I work with people in this community on a level you won't ever experience. The people here want work, educational opportunities, homeownership just like anyone else does. They have also likely been through more turmoil than most communities in the US. By calling people 'subsidized' and other childish and divisive things, you are polarized.

This is a region which is about community. That is because it has had to band together to survive the past 30 years (post-steel era). As someone not from this region, you and your industry would do well to not to cast stones here. And that's just good life advice, in general...and has been before we were both born.

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8endthismess(461 comments)posted 4 years, 2 months ago

PhilKidd, seriously...are you for real? You don't own a single piece of real estate here in Mahoning County, not a house, garage or even a vacant lot where you can set up your grape kool aide card table stand. You, sir busy body, have not bothered to invest in Youngstown or aywhere close by. You work on MVOC's nickle while emailing and posting all kinds of personal communications to your Defend Youngstown website, all the while you are looking for ways to march around the northside (in particular) trying expose more housing carcasses, plot & scheme on how to ridicule owners who cannot meet your homeowner standards, discover and find new more elaborate arguments on how to tear down these people's houses which do not meet with your personal approval, whining about being transparent, filming public meetings left and right and yet... again....you own no real estate.... and...... neither do many of your "clanspeople" from the Wick Park Neighbohood Asscociation, which you famously refer to as WPNA. You and your clanspeople all work in self appointed "secret phone team gangs" making daily calls all day long, pestering people, calling into the city and the commissioners, whining about which houses you want torn down "right now" and which one's must be on the demo lists, "right now". Mr. Phil "Jim Jones" Kidd please put your grape kool aide card table back in your rented apartment closet. Now..Defend That.... or should I really say are you trying your best to Destroy This? And, please stop doing your "hobby lobby moonlight movement work" while someone else is paying your wages during the day. Lastly, why haven't you bought into Youngstown?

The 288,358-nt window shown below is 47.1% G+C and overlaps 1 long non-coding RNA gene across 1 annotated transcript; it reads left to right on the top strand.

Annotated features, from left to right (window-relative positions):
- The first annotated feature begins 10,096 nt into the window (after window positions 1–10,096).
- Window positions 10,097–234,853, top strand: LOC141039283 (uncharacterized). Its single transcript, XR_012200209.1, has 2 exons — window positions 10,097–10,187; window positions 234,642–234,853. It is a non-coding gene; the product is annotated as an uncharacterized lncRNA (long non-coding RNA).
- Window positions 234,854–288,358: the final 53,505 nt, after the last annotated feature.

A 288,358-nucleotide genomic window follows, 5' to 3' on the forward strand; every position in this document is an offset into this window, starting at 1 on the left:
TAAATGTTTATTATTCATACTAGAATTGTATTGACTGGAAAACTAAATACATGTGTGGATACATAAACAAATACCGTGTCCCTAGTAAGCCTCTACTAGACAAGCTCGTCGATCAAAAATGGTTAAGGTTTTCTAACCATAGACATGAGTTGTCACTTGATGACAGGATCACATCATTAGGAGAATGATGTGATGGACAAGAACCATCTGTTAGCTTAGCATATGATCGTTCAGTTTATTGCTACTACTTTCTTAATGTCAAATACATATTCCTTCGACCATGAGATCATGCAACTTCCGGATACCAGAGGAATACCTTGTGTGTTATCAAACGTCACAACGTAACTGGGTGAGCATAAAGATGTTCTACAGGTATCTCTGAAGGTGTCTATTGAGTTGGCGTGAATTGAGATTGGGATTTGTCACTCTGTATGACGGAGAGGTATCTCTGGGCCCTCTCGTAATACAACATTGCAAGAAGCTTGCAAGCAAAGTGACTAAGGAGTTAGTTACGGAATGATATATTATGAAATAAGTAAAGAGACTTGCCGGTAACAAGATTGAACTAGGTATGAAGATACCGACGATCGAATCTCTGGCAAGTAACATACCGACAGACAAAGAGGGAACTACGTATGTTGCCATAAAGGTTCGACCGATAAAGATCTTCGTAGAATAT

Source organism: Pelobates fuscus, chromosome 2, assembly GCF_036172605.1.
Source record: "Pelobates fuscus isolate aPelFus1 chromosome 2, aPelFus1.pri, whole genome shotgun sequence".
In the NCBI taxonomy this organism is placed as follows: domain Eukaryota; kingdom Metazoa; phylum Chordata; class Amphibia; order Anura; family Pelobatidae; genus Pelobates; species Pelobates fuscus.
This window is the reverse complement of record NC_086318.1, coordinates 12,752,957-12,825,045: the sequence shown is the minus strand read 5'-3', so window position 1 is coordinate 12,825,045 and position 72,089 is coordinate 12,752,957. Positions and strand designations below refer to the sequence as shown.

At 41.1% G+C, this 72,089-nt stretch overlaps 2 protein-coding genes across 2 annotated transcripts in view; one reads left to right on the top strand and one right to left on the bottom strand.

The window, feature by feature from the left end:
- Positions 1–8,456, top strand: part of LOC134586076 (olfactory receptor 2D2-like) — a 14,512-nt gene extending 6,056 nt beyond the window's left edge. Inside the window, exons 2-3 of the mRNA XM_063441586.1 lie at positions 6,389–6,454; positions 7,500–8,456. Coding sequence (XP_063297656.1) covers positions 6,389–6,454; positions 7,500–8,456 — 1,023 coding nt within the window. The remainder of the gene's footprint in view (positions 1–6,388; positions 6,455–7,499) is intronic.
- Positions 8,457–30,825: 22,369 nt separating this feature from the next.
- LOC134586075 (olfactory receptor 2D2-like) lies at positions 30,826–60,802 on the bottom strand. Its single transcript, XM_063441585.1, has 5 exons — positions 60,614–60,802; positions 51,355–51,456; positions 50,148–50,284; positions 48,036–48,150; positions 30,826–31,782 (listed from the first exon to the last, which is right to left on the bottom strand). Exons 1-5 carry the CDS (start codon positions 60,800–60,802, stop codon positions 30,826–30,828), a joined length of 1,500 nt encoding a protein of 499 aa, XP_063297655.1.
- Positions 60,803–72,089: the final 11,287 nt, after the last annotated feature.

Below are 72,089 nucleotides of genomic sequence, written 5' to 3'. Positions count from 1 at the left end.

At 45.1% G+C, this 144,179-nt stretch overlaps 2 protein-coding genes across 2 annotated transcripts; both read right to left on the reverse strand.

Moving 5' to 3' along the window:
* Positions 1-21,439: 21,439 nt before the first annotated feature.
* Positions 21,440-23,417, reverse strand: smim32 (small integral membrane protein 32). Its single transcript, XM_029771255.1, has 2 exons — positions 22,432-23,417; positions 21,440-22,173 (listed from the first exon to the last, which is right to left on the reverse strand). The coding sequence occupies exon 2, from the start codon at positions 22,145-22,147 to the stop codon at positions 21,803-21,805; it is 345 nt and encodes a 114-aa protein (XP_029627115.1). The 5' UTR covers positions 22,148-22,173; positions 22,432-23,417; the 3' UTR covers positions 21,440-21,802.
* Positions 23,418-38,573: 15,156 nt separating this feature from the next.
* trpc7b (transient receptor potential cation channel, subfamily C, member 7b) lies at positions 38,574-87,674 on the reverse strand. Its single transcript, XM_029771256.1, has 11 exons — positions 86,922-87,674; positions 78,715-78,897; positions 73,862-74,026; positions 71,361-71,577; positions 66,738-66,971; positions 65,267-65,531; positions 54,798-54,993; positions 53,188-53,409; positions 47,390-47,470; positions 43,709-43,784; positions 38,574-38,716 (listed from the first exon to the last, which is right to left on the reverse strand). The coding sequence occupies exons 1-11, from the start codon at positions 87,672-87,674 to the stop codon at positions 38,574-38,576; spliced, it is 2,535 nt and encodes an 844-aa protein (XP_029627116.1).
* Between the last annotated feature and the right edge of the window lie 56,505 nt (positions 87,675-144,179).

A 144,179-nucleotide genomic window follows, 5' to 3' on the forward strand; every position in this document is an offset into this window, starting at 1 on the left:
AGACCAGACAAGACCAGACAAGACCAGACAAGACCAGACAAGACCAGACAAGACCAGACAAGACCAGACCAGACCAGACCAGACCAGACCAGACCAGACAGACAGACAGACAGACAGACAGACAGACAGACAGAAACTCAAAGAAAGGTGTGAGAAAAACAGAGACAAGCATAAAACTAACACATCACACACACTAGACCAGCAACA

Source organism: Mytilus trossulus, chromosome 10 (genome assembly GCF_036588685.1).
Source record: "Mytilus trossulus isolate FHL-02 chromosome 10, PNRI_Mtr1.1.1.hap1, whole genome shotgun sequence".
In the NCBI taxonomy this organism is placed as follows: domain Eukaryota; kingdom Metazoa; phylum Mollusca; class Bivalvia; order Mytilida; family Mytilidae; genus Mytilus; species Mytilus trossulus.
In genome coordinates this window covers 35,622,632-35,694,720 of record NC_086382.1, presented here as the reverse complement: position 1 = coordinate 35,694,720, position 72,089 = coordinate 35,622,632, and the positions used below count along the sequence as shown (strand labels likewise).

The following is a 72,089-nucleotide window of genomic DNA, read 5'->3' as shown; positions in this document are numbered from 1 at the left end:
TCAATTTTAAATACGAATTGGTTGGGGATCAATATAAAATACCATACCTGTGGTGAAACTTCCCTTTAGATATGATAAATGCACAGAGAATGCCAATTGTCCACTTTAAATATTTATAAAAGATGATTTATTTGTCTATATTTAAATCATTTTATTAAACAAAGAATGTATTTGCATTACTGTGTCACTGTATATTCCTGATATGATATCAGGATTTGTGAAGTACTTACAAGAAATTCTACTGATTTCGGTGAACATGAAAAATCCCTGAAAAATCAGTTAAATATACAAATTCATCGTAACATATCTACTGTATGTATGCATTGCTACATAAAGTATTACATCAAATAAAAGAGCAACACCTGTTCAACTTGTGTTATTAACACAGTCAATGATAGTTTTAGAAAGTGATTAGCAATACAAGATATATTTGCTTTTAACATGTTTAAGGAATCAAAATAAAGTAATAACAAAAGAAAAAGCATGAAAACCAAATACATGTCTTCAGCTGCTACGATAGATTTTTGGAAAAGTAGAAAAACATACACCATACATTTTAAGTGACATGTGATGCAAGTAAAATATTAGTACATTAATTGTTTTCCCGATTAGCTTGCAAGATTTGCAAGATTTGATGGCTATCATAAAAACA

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9city_resident(528 comments)posted 4 years, 2 months ago

I'm not sure why property ownership makes one more credible. But, if it makes a difference, I own TWO houses in the city. I live in one, and am putting my own sweat (and a little blood :D) into restoring the other. (I'm also a member of that WPNA "clan") And, when the second house is restored, I'll sell my current house to someone who will appreciate it as much as I have.

From what I've observed over the last few years, Phil is only trying to help improve the quality of life for the people living here; to be their advocate.

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10Miki(99 comments)posted 4 years, 2 months ago

So let's see. We give our poor, cell phones, cable, clothing, food & food stamps, subsidized transportation, subsidized housing for generation after generation of the same families. Phil wants the rest of our income to support these people. Is it all poor? No! But in many cases it’s the same people over and over. They teach their kids to live off of the system. FYI, the system is us! AT WHAT POINT do they stand on their own? Enough already!

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11PhilKidd(189 comments)posted 4 years, 2 months ago